MESSAGE IN THE MOVIES
Directed by Greg Berlanti. Starring Nick Robinson, Alexandra Shipp.
It’s been a while since I’ve seen a teenage romantic comedy that wore its heart on its sleeve, full of love for its characters. (2015’s The DUFF was probably the last.) Back in the 1980s, John Hughes was cranking them out like crazy. Fortunately, director Greg Berlanti remembers those films and has intentionally brought the genre up-to-date, using the bestselling YA book Simon and the Home Sapiens Agenda by Becky Albertalli as his source material.
What’s changed in the thirty years after Sixteen Candles? A few things. It’s a digital world now and social media and interconnectivity is a constant presence. The opportunity for online discussion creates both a safe place to talk about yourself anonymously and a dangerous place for online bullying and the spillover into the school cafeteria. And there is now a growing acceptance of a variety of sexual identities with younger adults and teens that was openly shunned in the 80s, although the risk of coming out as LGBTQ to family and friends is still present (and the United Methodist Church’s attempt to find a way forward is perhaps one of the most controversial movements in recent church history).
Simon Spier (Robinson) enjoys being part of a loving family as well as a tight-knit group of supportive friends, but he is struggling with his feelings of same-sex attraction. When an anonymous student (who calls himself “Blue”) writes a post on the school’s message board that he is afraid to come out as gay, Simon sees an opportunity to connect with a kindred spirit. Simon begins to send Blue emails, taking on the name of “Jacques”. This sets in motion plot complications as well as a number of great conversation starters for families. How do you keep an important part of yourself secret from the people you care about? How can this information (discovered by another immature student) be used to blackmail and manipulate a person into doing things that could compromise other relationships? Love, Simon finds the comic possibilities of this uncomfortable situation while also caring for all of its characters. Youth are allowed to be immature and also intelligent, and parents are seen as loving and sometimes clueless. Simon’s father, Jack (Josh Duhamel), the doofus dad, is regrettably the weakest character; Jennifer Garner fares a bit better as Emily, the mom.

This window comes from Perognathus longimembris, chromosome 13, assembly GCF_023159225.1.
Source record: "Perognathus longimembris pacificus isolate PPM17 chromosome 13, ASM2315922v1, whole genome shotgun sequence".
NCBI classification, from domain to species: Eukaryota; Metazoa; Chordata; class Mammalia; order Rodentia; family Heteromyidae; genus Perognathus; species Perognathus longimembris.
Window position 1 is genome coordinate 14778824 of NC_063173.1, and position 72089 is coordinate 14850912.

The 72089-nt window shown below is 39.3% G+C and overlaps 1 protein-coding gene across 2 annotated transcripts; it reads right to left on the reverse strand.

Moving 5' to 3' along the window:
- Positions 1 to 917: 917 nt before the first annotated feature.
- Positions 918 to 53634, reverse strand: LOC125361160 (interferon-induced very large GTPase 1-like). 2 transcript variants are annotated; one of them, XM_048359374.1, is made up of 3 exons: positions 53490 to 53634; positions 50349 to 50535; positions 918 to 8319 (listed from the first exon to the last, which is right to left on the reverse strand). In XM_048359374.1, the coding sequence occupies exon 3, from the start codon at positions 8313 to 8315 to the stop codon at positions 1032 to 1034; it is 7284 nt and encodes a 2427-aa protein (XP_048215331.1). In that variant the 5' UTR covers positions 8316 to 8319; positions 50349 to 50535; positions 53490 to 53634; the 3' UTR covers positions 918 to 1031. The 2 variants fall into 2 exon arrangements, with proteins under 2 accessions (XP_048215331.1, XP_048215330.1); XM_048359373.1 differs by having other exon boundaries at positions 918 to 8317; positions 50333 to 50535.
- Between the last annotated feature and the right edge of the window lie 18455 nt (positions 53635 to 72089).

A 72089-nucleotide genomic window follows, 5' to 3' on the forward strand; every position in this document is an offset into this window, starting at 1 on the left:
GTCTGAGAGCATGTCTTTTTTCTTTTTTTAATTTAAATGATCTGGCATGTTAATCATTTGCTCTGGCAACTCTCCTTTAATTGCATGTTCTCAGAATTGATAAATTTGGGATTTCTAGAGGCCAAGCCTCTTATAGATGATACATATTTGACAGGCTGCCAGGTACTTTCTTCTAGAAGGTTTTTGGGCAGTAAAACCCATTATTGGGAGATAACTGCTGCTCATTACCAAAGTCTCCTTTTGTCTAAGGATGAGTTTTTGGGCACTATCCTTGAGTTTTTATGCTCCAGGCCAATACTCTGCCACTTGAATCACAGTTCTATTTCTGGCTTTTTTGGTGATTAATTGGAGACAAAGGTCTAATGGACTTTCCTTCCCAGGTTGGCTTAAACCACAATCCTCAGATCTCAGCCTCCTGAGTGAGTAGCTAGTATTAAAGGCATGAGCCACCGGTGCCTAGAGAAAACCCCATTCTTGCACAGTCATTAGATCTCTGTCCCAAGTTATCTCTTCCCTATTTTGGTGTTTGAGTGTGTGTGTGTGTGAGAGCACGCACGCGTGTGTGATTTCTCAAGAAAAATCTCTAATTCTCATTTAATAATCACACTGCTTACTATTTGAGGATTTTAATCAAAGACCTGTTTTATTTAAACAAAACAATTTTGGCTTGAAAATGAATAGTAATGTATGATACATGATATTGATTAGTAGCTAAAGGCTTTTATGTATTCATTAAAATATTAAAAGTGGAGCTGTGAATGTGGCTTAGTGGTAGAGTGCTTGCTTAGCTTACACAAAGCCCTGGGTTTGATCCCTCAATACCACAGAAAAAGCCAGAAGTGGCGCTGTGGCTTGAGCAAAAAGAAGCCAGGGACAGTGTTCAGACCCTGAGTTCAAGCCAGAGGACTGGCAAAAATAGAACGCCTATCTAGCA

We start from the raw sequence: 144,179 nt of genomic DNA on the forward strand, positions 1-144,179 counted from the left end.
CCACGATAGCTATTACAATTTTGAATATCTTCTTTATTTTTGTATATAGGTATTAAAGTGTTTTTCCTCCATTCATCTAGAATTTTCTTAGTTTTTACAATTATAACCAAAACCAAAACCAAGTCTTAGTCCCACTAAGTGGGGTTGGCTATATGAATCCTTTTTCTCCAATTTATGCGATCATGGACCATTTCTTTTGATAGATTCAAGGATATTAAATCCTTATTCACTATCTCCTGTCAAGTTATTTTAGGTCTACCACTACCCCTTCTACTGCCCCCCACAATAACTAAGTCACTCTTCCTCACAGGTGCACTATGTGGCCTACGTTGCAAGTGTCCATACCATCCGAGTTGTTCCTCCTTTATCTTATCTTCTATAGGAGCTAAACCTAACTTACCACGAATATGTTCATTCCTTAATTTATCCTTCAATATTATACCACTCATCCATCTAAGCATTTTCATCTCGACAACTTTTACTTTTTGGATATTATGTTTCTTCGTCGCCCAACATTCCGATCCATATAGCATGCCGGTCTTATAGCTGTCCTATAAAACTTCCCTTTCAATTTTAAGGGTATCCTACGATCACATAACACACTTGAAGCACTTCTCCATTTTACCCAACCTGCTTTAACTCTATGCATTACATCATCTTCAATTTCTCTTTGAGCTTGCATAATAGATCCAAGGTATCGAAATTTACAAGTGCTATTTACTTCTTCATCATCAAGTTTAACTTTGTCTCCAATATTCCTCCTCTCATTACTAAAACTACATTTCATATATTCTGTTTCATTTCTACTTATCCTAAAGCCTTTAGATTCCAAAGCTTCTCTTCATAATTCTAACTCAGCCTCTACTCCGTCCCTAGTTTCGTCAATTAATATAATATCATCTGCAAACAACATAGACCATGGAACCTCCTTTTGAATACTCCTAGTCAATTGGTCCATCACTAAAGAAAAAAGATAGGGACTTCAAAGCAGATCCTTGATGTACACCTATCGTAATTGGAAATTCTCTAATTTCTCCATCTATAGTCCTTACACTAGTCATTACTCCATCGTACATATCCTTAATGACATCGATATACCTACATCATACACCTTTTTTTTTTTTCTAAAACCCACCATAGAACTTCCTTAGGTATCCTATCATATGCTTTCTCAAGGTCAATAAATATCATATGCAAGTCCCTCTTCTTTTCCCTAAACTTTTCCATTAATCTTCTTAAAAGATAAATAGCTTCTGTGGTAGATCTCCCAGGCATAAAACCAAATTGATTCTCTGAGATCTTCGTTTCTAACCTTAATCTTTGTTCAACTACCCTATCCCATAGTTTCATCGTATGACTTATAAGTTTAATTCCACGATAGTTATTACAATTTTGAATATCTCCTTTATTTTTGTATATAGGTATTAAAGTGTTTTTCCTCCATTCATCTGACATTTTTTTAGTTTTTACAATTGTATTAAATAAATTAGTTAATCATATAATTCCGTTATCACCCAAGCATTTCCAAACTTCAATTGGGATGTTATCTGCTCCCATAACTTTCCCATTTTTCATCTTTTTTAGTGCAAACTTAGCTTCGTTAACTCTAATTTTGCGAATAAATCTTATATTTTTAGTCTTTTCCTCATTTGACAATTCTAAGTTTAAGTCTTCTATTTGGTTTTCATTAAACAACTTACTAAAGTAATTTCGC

Love, Simon dances around its sex talk, cutting dialogue just seconds away from saying something harsh. The big topic of this film is not sex at all but love and friendship. Why can’t we live in a world where we can be kind to one another? “There is no fear in love, but perfect love casts out fear; for fear has to do with punishment, and whoever fears has not reached perfection in love. We love because he first loved us” (1 John 4:18-19). I hope that this film eventually finds a wider audience, for it is funny, wise, and kind. This movie is like a good friend; you will enjoy hanging out with it for two hours.
Four halos: A film about friendship and sexual identity that is compassionate and inclusive.
Two pitchfork: PG-13 swearing, but not pervasive; some teen binge drinking; mild sex talk, unafraid of mentioning masturbation; bullying.
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Rev. Bruce Batchelor-Glader
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